Slovak massacre suspect proclaims innocence

16th September 2004, Comments 0 comments

16 September 2004 , MUNICH - Ladislav Niznansky, the former Slovakian citizen facing what may be the world's last Second World War atrocity trial, denied to a German court Thursday that he played any part in three massacres. Niznansky, 86, told the Munich judges: "Civilians were taboo as far as I was concerned." He has previously admitted being a soldier in the armed forces of the Slovak puppet state, and later joining a Nazi-led anti-insurgency force that hunted down and killed anti-German partisans in 19

 16 September 2004

MUNICH - Ladislav Niznansky, the former Slovakian citizen facing what may be the world's last Second World War atrocity trial, denied to a German court Thursday that he played any part in three massacres.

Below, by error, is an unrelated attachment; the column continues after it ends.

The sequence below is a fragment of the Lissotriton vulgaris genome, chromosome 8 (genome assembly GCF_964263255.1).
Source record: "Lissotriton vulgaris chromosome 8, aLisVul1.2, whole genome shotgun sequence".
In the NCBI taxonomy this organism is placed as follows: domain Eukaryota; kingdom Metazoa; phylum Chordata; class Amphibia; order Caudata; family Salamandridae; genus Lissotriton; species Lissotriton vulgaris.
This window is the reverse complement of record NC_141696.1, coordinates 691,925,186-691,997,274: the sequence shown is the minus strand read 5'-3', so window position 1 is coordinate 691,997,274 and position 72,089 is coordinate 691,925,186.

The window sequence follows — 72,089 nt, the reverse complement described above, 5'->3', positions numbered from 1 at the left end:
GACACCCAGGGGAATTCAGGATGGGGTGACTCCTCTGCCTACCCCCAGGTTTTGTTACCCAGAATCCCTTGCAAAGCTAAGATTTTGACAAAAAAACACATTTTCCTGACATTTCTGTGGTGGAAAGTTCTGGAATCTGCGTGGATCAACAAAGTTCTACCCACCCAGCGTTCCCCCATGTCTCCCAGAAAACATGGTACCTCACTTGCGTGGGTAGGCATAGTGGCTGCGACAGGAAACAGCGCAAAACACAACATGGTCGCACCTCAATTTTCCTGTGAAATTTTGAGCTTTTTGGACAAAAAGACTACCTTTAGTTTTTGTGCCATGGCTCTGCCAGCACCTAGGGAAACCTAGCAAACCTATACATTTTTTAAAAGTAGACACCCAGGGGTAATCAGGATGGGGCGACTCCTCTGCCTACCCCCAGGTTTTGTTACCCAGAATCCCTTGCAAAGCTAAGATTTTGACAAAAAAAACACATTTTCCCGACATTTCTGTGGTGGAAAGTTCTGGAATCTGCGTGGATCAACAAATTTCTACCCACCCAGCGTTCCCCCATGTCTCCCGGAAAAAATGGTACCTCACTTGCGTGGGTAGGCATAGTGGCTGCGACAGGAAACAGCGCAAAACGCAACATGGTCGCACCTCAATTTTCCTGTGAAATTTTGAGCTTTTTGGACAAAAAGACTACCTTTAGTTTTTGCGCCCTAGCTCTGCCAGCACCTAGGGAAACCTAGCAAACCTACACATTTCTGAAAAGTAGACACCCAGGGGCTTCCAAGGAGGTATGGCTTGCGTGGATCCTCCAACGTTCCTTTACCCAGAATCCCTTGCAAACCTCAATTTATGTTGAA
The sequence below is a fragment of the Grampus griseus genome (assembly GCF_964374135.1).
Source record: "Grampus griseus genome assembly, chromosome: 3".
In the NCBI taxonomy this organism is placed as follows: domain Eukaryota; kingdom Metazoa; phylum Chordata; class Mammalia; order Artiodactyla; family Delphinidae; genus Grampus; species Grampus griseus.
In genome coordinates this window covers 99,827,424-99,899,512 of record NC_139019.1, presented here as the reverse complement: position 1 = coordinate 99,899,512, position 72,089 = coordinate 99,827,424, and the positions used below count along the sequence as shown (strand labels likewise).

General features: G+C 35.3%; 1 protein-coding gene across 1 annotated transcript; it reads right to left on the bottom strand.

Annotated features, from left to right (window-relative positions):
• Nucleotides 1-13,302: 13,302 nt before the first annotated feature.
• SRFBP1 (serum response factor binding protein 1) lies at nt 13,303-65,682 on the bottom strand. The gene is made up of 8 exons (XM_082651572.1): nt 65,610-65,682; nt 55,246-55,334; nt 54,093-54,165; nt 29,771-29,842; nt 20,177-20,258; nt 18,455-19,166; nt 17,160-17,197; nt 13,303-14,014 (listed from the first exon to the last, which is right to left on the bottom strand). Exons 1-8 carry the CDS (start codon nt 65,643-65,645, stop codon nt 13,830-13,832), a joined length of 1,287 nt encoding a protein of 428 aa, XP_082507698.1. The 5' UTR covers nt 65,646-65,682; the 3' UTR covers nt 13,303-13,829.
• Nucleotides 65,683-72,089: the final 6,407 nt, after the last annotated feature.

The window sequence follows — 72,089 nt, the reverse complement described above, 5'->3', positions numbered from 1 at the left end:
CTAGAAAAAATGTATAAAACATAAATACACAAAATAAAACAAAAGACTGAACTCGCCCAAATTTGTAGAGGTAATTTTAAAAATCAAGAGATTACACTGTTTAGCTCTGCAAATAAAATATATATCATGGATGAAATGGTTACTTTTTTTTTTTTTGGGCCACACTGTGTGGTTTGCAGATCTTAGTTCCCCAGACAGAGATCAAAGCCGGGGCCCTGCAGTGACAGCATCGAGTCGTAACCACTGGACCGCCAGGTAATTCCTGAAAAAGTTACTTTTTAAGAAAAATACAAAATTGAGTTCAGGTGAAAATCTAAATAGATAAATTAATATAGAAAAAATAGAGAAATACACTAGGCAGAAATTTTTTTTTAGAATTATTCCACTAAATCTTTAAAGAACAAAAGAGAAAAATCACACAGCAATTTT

Niznansky, 86, told the Munich judges: "Civilians were taboo as far as I was concerned."

He has previously admitted being a soldier in the armed forces of the Slovak puppet state, and later joining a Nazi-led anti-insurgency force that hunted down and killed anti-German partisans in 1945.

Now a German national, he has been indicted with a role in the murder of 164 people, many of them women and children. The indictment says he personally fired the sub-machine-gun that killed at least 20 and commanded the execution squads that killed the others.

The communist authorities in Czechoslovakia sentenced him to death in absentia in 1962 and often pointed to his employment at the Radio Free Europe research department in Munich in an effort to discredit the radio station.

German prosecutors dropped an inquiry against him, maintaining they did not have free access to information, but re-opened the case in 2001, when post-communist Slovakia sent over the files. Niznansky is being held at a Munich jail.

DPA

Subject: German news

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